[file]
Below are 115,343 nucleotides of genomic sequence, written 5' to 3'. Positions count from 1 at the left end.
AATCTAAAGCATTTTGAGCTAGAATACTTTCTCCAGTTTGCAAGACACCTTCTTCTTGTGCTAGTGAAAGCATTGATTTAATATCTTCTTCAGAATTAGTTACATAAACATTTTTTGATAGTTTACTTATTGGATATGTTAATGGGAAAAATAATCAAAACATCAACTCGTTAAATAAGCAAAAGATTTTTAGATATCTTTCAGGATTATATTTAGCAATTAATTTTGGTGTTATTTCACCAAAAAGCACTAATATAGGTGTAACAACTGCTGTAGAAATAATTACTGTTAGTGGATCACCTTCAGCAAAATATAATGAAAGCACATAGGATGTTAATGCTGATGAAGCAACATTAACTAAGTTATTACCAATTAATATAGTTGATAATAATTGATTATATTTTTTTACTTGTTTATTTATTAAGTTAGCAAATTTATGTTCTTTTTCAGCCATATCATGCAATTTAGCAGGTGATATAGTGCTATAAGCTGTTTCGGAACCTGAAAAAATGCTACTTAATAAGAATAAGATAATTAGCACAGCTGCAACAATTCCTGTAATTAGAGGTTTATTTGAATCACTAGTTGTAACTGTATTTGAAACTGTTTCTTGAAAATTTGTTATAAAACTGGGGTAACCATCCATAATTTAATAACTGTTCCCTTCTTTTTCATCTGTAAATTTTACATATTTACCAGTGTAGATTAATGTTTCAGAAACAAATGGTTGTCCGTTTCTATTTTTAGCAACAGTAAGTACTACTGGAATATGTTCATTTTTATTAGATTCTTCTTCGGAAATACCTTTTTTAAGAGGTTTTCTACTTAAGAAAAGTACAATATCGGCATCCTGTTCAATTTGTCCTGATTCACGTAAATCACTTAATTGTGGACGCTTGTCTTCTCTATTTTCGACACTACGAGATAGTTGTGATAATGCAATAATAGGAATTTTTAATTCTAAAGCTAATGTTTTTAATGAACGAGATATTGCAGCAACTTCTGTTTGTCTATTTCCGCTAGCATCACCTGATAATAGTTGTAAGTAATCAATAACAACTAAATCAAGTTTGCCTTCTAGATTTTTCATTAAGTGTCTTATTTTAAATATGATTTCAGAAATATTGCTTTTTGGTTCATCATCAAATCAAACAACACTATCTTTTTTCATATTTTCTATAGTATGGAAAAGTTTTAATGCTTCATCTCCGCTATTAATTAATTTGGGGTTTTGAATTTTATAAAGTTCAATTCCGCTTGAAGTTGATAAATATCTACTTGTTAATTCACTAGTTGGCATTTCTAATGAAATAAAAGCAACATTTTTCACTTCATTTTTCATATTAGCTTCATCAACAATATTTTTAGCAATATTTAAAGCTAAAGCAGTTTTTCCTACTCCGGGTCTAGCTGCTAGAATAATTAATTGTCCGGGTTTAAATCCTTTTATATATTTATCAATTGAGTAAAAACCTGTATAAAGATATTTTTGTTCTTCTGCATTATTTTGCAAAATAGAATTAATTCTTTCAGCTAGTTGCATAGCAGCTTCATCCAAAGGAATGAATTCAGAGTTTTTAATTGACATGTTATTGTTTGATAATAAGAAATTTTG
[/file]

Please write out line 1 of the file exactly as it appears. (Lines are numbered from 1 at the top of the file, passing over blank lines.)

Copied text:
Below are 115,343 nucleotides of genomic sequence, written 5' to 3'. Positions count from 1 at the left end.